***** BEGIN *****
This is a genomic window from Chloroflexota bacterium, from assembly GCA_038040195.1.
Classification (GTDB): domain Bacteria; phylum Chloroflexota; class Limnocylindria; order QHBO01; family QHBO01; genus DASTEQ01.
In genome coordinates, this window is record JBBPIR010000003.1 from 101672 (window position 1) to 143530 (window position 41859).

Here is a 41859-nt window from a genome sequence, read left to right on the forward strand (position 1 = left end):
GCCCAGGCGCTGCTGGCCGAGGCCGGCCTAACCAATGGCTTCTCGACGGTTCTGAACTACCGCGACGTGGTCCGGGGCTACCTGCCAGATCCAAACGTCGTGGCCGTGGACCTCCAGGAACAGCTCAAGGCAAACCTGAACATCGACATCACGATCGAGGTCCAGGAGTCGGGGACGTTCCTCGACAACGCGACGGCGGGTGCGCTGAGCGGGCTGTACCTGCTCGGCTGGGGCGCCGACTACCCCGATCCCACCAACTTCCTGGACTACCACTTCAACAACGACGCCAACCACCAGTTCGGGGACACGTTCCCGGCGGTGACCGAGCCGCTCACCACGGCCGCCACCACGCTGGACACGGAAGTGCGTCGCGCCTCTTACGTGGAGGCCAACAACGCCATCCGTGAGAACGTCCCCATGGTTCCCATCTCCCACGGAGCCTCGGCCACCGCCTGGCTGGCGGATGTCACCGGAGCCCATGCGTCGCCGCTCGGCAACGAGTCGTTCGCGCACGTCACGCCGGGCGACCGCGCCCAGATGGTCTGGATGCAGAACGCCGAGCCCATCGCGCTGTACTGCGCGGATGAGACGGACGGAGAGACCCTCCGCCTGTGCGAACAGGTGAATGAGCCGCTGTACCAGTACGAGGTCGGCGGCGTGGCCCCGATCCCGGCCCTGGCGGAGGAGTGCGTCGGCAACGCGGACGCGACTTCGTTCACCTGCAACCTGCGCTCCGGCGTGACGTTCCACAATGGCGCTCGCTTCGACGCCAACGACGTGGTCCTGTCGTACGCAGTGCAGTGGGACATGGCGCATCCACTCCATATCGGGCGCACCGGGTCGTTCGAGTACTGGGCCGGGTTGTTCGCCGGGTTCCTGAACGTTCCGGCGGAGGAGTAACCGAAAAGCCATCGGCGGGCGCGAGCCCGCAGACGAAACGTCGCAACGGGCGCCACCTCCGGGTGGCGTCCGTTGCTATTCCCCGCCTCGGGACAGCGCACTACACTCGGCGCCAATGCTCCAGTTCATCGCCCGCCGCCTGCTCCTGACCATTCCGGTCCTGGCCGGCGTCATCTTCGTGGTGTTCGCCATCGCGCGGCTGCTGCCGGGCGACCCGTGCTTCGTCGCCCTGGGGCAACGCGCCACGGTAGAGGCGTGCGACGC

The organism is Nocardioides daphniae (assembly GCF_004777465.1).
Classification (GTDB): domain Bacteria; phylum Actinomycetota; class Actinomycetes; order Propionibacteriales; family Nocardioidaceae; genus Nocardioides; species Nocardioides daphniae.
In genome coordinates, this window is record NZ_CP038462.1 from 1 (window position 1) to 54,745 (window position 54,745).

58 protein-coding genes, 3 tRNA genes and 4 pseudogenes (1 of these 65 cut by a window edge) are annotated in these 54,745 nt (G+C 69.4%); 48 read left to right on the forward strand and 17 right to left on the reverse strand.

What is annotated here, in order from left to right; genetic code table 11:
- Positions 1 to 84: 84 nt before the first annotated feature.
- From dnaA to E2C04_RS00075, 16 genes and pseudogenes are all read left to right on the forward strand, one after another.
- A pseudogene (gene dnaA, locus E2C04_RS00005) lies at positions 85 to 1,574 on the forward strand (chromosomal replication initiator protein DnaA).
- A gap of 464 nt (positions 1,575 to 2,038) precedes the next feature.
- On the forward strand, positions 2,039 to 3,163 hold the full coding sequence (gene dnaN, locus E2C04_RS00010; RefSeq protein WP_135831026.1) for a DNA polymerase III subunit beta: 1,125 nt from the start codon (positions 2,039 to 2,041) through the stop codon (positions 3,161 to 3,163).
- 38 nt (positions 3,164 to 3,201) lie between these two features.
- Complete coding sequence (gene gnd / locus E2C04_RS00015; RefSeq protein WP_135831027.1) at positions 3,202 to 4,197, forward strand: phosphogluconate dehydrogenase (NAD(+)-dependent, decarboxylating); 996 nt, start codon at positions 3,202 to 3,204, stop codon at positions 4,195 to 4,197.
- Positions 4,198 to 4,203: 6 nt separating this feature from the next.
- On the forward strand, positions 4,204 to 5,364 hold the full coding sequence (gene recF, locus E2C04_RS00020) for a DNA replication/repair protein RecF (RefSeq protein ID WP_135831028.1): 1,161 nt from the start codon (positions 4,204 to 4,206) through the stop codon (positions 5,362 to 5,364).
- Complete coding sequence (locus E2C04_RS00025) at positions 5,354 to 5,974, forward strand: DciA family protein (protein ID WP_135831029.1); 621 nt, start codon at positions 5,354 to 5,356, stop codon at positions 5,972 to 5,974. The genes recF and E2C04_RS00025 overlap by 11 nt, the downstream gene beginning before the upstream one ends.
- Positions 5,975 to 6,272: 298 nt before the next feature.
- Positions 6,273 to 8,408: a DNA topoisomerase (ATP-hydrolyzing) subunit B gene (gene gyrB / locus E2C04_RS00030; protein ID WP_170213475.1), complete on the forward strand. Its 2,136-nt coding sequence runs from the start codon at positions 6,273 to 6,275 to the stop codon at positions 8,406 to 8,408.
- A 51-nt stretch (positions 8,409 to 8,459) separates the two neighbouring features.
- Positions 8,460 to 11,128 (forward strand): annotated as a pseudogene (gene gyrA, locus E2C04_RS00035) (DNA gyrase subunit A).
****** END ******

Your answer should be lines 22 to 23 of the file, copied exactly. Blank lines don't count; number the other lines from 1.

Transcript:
- Positions 6,273 to 8,408: a DNA topoisomerase (ATP-hydrolyzing) subunit B gene (gene gyrB / locus E2C04_RS00030; protein ID WP_170213475.1), complete on the forward strand. Its 2,136-nt coding sequence runs from the start codon at positions 6,273 to 6,275 to the stop codon at positions 8,406 to 8,408.
- A 51-nt stretch (positions 8,409 to 8,459) separates the two neighbouring features.